Why have we done this report
Thousands of safety occurrences involving Australian-registered and foreign aircraft are reported to the ATSB every year by individuals and organisations in Australia’s aviation industry, and by the public. The aim of the ATSB’s statistical report series is to give information back to pilots, operators, regulators, and other aviation industry participants on what accidents and incidents have happened, how often they are happening, and what we can learn from them.
What the ATSB found
In 2012, there were 107 accidents, 195 serious incidents, and over 7,300 incidents reported to the ATSB involving Australian (VH– registered) aircraft, and a further 570 occurrences that involved foreign-registered aircraft operating within Australia or its airspace.
Commercial air transport aircraft were involved in the majority of incidents reported each year, and in 2012 the most common safety incidents reported were animal strikes, non-compliance with publish information or air traffic control instructions, and aircraft system and airframe issues. Most accidents and serious incidents related to reduced aircraft separation and engine malfunction.
General aviation aircraft, such as aircraft conducting flying training, aerial work, or private/pleasure flying, were involved in 38 per cent of occurrences reported to the ATSB in 2012. Airspace incursions, compliance with air traffic control, and birdstrikes were the most common incidents reported, with most accidents and serious incidents involving terrain collisions, engine failures, and a loss of aircraft control. Private/business operations had the highest number of fatal accidents in 2012 out of any year in the last 10 years, with 15 fatal accidents resulting in 22 fatalities. In contrast, commercial aerial work operations recorded the lowest number of accidents in the past 10 years.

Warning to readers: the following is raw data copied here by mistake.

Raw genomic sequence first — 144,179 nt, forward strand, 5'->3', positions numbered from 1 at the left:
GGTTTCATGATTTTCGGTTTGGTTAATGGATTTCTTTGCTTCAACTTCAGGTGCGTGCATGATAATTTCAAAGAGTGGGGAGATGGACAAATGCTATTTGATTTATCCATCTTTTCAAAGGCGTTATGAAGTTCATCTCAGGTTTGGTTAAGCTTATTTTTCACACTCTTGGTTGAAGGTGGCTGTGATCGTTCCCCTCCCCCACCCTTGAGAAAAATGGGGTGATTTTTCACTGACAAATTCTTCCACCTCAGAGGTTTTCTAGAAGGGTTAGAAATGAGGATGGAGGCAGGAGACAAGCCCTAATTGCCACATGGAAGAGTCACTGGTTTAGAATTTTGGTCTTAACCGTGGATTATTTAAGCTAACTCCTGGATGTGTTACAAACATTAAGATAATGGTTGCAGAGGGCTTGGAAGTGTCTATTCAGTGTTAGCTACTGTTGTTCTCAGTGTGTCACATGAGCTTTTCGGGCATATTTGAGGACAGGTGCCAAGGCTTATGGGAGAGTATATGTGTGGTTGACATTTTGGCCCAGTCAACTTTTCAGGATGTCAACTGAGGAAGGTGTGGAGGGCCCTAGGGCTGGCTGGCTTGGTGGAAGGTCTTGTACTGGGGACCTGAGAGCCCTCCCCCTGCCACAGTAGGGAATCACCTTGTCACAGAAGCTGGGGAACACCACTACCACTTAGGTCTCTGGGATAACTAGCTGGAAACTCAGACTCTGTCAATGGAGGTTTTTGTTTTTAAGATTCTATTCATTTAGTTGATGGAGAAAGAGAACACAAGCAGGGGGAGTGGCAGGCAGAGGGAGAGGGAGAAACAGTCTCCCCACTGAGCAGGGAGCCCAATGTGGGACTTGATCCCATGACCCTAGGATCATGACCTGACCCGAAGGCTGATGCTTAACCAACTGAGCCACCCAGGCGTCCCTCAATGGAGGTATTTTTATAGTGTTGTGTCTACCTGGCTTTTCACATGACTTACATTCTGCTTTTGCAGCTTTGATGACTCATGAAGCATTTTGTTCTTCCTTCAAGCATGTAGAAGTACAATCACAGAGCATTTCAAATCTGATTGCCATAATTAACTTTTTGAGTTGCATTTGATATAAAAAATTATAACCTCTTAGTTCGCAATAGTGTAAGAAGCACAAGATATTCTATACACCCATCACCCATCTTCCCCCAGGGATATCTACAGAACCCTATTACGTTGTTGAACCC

In most operation types, helicopters had a higher rate of accidents and fatal accidents than aeroplanes.
A new addition to the ATSB’s aviation statistics are data on recreational (non–VH) aircraft safety. In 2012, the majority of the 274 occurrences reported were controlled airspace incursions, engine malfunctions, aircraft control problems, and runway events such as veer-offs.
Over the past 10 years, aerial agriculture had the most accidents and fatal accidents per hour flown, followed by private/business operations. Aerial survey and aerial mustering had the next highest accident and fatal accident rates.
Aviation occurrence statistics provide a reminder to everyone involved in the operation of aircraft that accidents, incidents, and injuries happen more often than is widely believed. Some of the most frequent accident types are preventable, particularly in general aviation. Pilots and operators should use the misfortunes of others to help identify the safety risks in their operation that could lead to a similar accident or serious incident.
Timely and thorough reporting of safety incidents is paramount. The ATSB’s capability to understand why accidents and incidents happen and to identify the major safety risks in different types of aviation operations is at its best when all aviation participants report all safety incidents. The information the ATSB provides helps everyone in the aviation industry to better manage their safety risk.
|Publication date:||30 October 2013|